With great fanfare, and just two weeks before the congressional elections, President Trump announced a new initiative aimed at reducing Medicare drug prices. It is an issue he has been promising to address since his presidential campaign. But a close look shows that the package announced yesterday is quite modest.

The plan, which the Department of Health & Human Services acknowledges is just an experiment, would apply mostly to a handful of costly drugs administered in doctor’s offices. It would have no effect on prices for the much more common Part D drugs that beneficiaries buy at the pharmacy and take at home.

Only half the country—the White House has not said which half—would benefit. And the proposal would not begin to take effect until at least 2020 and would phase in over five years.

Targeting new cancer drugs

The most important thing to know is that the proposal would apply only to Medicare Part B drugs. These are injectable or infused medications administered in doctor’s offices, clinics, or infusion centers. They include common vaccinations such as flu shots, But the real target is a relatively small number of very expensive drugs used to treat diseases such as cancer. Administering these drugs is extremely lucrative for oncologists and some other specialists.

Overall, the consulting firm Avalere Health estimates that only about 15,000 Medicare beneficiaries were taking new Part B cancer drugs in 2016. And only a small subset of them would benefit from the Trump proposal.

HHS says the plan would reduce Medicare drug costs by $17.2 billion over five years. It sounds like a lot. But the Kaiser Family Foundation estimates that Medicare is projected to spend more than $800 billion for pharmaceuticals from 2020-2024. So even if the experiment works as the administration hopes, the effort would reduce total expected Medicare drug spending only by about 2 percent.

HHS says beneficiaries would save an estimated $3.4 billion through lower cost-sharing. While enrollees in traditional Medicare are required to pay 20 percent coinsurance on prescription drugs, most cover that cost with Medicare Supplemental (Medigap) insurance.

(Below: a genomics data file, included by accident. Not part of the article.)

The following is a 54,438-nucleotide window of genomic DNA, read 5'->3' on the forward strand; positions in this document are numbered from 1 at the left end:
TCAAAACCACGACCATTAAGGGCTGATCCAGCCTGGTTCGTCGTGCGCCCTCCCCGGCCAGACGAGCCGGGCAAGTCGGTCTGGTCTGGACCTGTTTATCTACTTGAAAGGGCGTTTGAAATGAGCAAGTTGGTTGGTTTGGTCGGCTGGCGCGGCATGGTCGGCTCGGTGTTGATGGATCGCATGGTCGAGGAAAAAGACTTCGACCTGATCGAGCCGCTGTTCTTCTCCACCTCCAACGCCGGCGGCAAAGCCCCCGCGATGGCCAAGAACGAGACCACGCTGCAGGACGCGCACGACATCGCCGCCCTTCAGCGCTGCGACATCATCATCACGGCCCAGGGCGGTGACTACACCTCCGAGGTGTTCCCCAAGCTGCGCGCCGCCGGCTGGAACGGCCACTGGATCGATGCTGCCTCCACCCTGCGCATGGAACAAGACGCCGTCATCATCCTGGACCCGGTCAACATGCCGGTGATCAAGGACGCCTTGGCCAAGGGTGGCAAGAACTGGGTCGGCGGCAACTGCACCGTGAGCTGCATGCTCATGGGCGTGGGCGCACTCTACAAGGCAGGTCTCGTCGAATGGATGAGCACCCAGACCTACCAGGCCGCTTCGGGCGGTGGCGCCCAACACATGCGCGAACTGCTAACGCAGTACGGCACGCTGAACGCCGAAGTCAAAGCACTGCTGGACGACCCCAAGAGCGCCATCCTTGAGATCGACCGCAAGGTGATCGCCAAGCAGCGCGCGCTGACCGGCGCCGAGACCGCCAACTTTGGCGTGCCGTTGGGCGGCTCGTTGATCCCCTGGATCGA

US v. foreign prices

Trump’s proposal aims at the gap between the high prices Medicare pays for drugs in the US and the prices in other countries, which tend to be far lower. The reason: Those countries have national health insurance programs that negotiate prices directly with manufacturers. Trump promised to adopt a similar direct negotiation model during the campaign but never followed though.  In May, he laid out a broad framework for reducing the high cost of drugs.

Currently Medicare pays the average US sales price for the cost of Part B drugs plus a 6 percent markup. The plan would replace that formula with something called the International Price Index Model, where Medicare would pay based on an index of worldwide prices (which generally are lower than US prices) plus a redesigned add-on.

Just a few months ago, Trump said he wanted to force other countries to pay more for pharmaceuticals. But under this plan, which would tie US prices to theirs, the more foreign governments pay, the less the US would save.

Trump is right that the US pays a lot for drugs, especially new meds to treat complex diseases. And it is also true that the US is providing an implicit subsidy for the rest of the world that benefits from innovation while paying less for the same drugs.

But the proposal announced this week is more a toe in the water than the revolution that Trump is touting. Few older adults should expect to see lower drug prices as a result.